Every year, on the thirty-third day of the Counting of the Omer, thousands of people gather on the hills just northwest of the Sea of Galilee to dance and celebrate the life of Rabbi Shimon bar Yochai.
They gather near the tomb where this holy sage was buried nearly two thousand years ago. Huge bonfires are lit, food and drink are passed out in abundance, and people dance late into the night. They all come for a unified purpose—to celebrate the power and depth of HaShem's Torah, which was communicated in new ways through the legacy of Rabbi Shimon bar Yochai. This joy radiates out from the heart of the Galilee and echoes around the world in Jewish communities that light their own bonfires, host parades, and dance to celebrate the immense spiritual light of the Torah. But who was Rabbi Shimon bar Yochai?
In the rough and uncertain decades following the destruction of the Holy Temple, the Roman government intensely persecuted Judaism. At one point it became illegal to ordain new rabbis and forbidden to teach the Torah publically. Rabbi Shimon lived in the heart of this terrible time. There was immense pressure on Jewish leadership to maintain the faith while dodging the always watchful eyes of the anti-Jewish government. At one point Rabbi Shimon had to flee into hiding with his son. There was a decree issued that he would be killed upon arrest. He and his son hid in a cave in the Galilee for twelve years until they got word that the coast was clear for them to return to society.
During those years Rabbi Shimon and his son spent all day, every day, immersed in Torah study and prayer. When they emerged after twelve years of complete spiritual devotion, they were shocked to see people spending their days in the market and tending to fields. How could anyone waste their time on such mundane physical labor when they could be entrenched in a wholly spiritual relationship with God? Rabbi Shimon had always been a devoutly spiritual person, but twelve years immersed in this holy lifestyle left him unable to relate to average people. Wherever Rabbi Shimon or his son would look, the object of their gaze would burst into flames and cease to exist. Their vision was of a completely spiritual reality, and this physical reality did not stand up against their critical eye. HaShem immediately sent them back to their cave with an admonishment. He did not preserve their lives just so that they could destroy his world.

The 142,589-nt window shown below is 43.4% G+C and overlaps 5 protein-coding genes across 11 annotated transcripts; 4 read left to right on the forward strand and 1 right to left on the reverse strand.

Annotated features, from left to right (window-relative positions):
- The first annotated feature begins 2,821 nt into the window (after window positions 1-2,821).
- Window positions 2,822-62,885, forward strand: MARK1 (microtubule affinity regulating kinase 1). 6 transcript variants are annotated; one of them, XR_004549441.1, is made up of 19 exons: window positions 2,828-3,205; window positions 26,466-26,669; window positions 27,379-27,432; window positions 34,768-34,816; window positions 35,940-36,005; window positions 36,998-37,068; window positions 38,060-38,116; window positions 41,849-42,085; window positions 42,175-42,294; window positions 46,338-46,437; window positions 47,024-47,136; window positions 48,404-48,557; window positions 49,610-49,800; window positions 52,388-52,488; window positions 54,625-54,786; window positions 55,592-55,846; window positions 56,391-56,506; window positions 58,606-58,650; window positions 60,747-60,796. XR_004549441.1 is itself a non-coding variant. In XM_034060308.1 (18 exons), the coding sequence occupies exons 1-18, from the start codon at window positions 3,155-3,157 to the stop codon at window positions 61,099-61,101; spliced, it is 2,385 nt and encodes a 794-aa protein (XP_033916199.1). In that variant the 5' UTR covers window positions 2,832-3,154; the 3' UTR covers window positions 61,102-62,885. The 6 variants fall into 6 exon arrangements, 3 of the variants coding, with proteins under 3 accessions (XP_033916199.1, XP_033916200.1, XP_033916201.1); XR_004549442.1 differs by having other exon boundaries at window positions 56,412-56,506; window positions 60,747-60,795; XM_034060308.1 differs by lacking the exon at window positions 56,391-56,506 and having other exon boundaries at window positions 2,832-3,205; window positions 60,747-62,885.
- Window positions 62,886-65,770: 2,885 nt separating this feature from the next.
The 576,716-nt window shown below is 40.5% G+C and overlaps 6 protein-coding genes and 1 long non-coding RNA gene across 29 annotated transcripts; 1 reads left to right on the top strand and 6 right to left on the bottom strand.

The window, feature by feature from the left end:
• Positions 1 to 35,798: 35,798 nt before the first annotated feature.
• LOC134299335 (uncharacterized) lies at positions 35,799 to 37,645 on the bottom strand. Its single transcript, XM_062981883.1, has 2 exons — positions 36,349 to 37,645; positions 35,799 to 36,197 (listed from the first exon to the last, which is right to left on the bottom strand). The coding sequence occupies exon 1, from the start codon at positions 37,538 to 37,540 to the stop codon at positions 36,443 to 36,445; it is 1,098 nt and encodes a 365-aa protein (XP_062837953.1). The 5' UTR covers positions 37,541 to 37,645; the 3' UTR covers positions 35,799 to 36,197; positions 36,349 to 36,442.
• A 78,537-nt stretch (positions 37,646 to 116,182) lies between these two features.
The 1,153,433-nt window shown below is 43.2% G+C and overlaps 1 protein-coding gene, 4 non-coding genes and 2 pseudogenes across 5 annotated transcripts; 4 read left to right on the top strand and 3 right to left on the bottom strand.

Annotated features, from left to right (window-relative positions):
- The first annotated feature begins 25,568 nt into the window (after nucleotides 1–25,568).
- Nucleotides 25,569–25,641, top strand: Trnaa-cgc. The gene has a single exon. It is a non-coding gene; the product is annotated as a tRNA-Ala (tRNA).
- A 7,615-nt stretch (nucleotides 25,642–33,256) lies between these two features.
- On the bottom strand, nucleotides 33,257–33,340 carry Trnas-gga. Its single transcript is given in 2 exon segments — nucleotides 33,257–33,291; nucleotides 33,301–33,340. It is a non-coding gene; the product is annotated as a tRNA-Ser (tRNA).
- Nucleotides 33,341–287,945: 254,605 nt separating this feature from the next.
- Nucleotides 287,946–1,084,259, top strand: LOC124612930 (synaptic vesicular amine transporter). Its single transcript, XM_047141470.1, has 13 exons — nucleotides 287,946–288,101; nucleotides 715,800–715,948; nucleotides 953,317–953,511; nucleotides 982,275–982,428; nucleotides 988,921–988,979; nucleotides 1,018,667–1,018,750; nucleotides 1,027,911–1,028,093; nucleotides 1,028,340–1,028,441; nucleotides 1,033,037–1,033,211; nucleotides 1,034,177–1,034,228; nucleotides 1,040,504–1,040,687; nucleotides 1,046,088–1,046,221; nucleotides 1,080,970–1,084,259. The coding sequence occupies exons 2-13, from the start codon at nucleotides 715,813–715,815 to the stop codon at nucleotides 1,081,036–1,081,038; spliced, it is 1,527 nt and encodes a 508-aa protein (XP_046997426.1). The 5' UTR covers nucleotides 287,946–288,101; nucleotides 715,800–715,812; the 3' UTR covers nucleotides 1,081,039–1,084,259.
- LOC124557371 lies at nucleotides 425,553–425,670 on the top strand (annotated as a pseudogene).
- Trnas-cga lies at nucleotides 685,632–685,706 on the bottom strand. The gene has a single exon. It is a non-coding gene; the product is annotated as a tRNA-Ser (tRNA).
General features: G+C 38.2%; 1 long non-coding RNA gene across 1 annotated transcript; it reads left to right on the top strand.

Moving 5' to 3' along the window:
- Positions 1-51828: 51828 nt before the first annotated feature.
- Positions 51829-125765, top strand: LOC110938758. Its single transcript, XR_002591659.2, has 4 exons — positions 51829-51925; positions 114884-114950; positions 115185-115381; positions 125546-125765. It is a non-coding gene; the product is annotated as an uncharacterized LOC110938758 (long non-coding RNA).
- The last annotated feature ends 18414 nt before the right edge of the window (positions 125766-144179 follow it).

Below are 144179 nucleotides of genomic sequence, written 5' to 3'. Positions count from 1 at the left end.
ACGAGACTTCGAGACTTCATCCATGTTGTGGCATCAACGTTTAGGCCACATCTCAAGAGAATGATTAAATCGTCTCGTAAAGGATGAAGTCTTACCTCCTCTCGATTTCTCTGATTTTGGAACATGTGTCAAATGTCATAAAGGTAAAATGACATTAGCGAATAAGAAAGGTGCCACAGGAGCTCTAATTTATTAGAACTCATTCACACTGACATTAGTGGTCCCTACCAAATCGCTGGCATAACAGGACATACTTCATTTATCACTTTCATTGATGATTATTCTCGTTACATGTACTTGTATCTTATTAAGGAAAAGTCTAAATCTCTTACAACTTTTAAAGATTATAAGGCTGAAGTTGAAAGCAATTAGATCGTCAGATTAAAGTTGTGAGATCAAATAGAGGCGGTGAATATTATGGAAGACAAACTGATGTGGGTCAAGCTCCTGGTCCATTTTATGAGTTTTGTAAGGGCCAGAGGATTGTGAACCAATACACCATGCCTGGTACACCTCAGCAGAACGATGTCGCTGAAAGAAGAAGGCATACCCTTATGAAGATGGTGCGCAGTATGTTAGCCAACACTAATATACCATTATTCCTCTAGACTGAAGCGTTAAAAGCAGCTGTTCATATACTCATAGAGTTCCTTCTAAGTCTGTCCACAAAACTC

One year later Rabbi Shimon and his son emerged with a new perspective. As they were walking down the road, a man sped past them carrying fragrant myrtle branches, rushing home for Shabbat. Rabbi Shimon called to him, "What are those myrtle branches for"? The man responded that he had gathered these fragrant branches to bring honor to Shabbat. A smile crept across Rabbi Shimon's face, and he explained to Heaven how beautiful it is that God's children are eager to honor the Torah in such simple and beautiful ways, even while they are busy with the worries and chores of life.
Yeshua also had this perspective. He sought out beauty in the simple faith of a beggar, the sincerity of a sinner returning to God, and the deep longing for God among the throngs of ordinary poor people who gathered to hear him speak on the hills of the Galilee. In the days following Yeshua's resurrection, he left his disciples with final instructions to go into the world and make disciples of all nations. Yeshua did not want them to reflect among themselves on the spiritual insights that he had invested with them. They were told to go to the ends of the earth and change the world through the power of God's Spirit. I am sure that they went with the words of Yeshua ringing in their ears: "What I tell you in the dark, say in the light, and what you hear whispered, proclaim on the housetops " (Matthew 10:27). Their mission began during the Counting of the Omer, on the hills surrounding the Sea of Galilee.
In the wake of the apostles’ spiritual revolution came Rabbi Shimon bar Yochai, about one hundred years later. The revelation of Messiah and a longing for the kingdom of God had swept the ancient Near East. And even though the majority of the Jewish people remained outside of Yeshua's school of disciples, a revelation of the Torah's spiritual depth was being planted in the midst of the Galilee through Rabbi Shimon's teachings.
On his deathbed, Rabbi Shimon brought near his closest disciples. For a day his bedroom filled with light as he taught them all the deepest secrets of the Torah that he had learned while in the cave and during his devoted life. He instructed them to celebrate his passing rather than mourn because he was entrusting them with his greatest treasure, knowledge of God's Torah. That day was the thirty-third day of the Omer.
During these days of the Omer, we recall Yeshua's resurrection, and we remember Rabbi Shimon bar Yochai. So, on Lag BaOmer, remember that the whole world is advancing toward the kingdom of God when HaShem's light will be clearly revealed. We will know truth more deeply than we have ever known before. Until then, light a fire, dance with some friends, and treasure the opportunity you have as a disciple of Yeshua to reveal God's light in this world every day through your actions.